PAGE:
Union flags are pinned to fences outside Kensington Palace. As tributes poured in today, the princess’s friend Rosa Monckton has spoken out, describing Diana as a ‘truly extraordinary woman’ in a new interview with The Times
The 20th anniversary of Diana’s death has prompted a renewed fascination with a woman who made headlines around the world when she married heir-to-the-throne Charles in a fairytale wedding in 1981 before the couple divorced in bitter circumstances in 1996.
‘We’ve been doing this for 20 years,’ 41-year-old Nicky Surridge told Reuters. ‘I used to follow her when she was alive, my house is still a shrine to her. She was just a really lovely lady. She was a princess but very normal and caring.
‘I stayed here for a week (20 years ago). It was very sad then, but now we come and celebrate her life.’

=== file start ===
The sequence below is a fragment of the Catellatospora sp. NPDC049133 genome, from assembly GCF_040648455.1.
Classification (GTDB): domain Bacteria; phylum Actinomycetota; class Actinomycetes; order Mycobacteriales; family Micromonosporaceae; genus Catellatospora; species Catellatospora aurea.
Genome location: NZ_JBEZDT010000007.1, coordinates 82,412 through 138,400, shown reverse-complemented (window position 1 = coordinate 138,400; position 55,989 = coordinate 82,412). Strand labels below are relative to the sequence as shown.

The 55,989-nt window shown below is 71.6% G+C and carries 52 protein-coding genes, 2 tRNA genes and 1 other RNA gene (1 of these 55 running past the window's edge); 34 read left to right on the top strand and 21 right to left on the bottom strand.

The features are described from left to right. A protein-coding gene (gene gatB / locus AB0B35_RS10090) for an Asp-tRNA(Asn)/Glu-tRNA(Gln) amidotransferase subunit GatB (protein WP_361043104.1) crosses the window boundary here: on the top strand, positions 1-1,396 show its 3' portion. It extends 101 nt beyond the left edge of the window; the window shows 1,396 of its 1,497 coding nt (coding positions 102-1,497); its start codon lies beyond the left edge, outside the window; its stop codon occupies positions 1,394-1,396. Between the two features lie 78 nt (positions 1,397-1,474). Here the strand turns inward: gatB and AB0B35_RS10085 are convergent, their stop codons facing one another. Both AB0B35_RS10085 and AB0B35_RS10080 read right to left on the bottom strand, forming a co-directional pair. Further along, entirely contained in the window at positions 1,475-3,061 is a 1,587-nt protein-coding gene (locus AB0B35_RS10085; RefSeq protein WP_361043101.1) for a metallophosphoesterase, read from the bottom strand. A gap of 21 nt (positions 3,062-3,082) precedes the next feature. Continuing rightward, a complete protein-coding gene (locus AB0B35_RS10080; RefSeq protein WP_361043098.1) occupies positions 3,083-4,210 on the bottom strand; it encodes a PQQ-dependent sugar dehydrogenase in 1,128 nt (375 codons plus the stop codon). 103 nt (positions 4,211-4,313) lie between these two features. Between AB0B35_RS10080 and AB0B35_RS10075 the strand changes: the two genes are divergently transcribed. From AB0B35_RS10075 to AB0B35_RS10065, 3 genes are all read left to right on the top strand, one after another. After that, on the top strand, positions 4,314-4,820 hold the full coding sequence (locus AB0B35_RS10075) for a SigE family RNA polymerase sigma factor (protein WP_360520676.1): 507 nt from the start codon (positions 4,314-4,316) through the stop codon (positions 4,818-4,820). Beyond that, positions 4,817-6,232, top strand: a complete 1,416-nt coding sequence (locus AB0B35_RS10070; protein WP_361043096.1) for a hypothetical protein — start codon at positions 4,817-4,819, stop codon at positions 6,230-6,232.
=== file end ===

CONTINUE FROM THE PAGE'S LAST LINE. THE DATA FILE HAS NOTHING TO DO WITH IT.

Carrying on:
Yesterday, William and Harry returned to their mother’s former Kensington Palace home to view floral tributes to the late Princess Diana ahead of the 20th anniversary of her death.
Tributes in Paris: The 20th anniversary of Diana’s death has prompted a renewed fascination with a woman who made headlines around the world when she married Prince Charles in a fairytale wedding in 1981 before the couple divorced
Diana tributes lined the streets surrounding the Pont l’Alma tunnel this morning. Across the channel, Diana super fans described the anniversary of the Princess of Wales’s death today as one of both ‘happiness and sadness’